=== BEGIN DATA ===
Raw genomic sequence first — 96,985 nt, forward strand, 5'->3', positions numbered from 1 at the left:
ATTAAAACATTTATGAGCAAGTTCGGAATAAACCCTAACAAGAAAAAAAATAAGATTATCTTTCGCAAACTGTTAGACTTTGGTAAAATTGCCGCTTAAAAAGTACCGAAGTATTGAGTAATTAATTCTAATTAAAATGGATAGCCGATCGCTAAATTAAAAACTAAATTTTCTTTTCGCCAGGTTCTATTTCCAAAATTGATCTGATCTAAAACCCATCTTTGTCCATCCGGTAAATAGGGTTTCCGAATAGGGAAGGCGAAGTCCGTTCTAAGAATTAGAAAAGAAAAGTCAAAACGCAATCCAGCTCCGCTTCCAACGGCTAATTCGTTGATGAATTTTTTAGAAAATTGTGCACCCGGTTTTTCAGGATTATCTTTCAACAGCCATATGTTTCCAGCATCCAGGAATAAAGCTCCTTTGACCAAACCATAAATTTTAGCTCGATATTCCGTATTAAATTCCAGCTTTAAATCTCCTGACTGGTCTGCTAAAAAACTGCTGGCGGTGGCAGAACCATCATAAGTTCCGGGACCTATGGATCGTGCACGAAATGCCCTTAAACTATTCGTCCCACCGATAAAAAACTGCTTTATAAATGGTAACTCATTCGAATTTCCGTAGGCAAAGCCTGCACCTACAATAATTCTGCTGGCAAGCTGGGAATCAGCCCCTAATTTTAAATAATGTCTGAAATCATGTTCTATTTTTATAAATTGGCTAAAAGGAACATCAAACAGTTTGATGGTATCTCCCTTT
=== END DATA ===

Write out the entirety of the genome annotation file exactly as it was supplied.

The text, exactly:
Raw genomic sequence first — 96,985 nt, forward strand, 5'->3', positions numbered from 1 at the left:
ATTAAAACATTTATGAGCAAGTTCGGAATAAACCCTAACAAGAAAAAAAATAAGATTATCTTTCGCAAACTGTTAGACTTTGGTAAAATTGCCGCTTAAAAAGTACCGAAGTATTGAGTAATTAATTCTAATTAAAATGGATAGCCGATCGCTAAATTAAAAACTAAATTTTCTTTTCGCCAGGTTCTATTTCCAAAATTGATCTGATCTAAAACCCATCTTTGTCCATCCGGTAAATAGGGTTTCCGAATAGGGAAGGCGAAGTCCGTTCTAAGAATTAGAAAAGAAAAGTCAAAACGCAATCCAGCTCCGCTTCCAACGGCTAATTCGTTGATGAATTTTTTAGAAAATTGTGCACCCGGTTTTTCAGGATTATCTTTCAACAGCCATATGTTTCCAGCATCCAGGAATAAAGCTCCTTTGACCAAACCATAAATTTTAGCTCGATATTCCGTATTAAATTCCAGCTTTAAATCTCCTGACTGGTCTGCTAAAAAACTGCTGGCGGTGGCAGAACCATCATAAGTTCCGGGACCTATGGATCGTGCACGAAATGCCCTTAAACTATTCGTCCCACCGATAAAAAACTGCTTTATAAATGGTAACTCATTCGAATTTCCGTAGGCAAAGCCTGCACCTACAATAATTCTGCTGGCAAGCTGGGAATCAGCCCCTAATTTTAAATAATGTCTGAAATCATGTTCTATTTTTATAAATTGGCTAAAAGGAACATCAAACAGTTTGATGGTATCTCCCTTT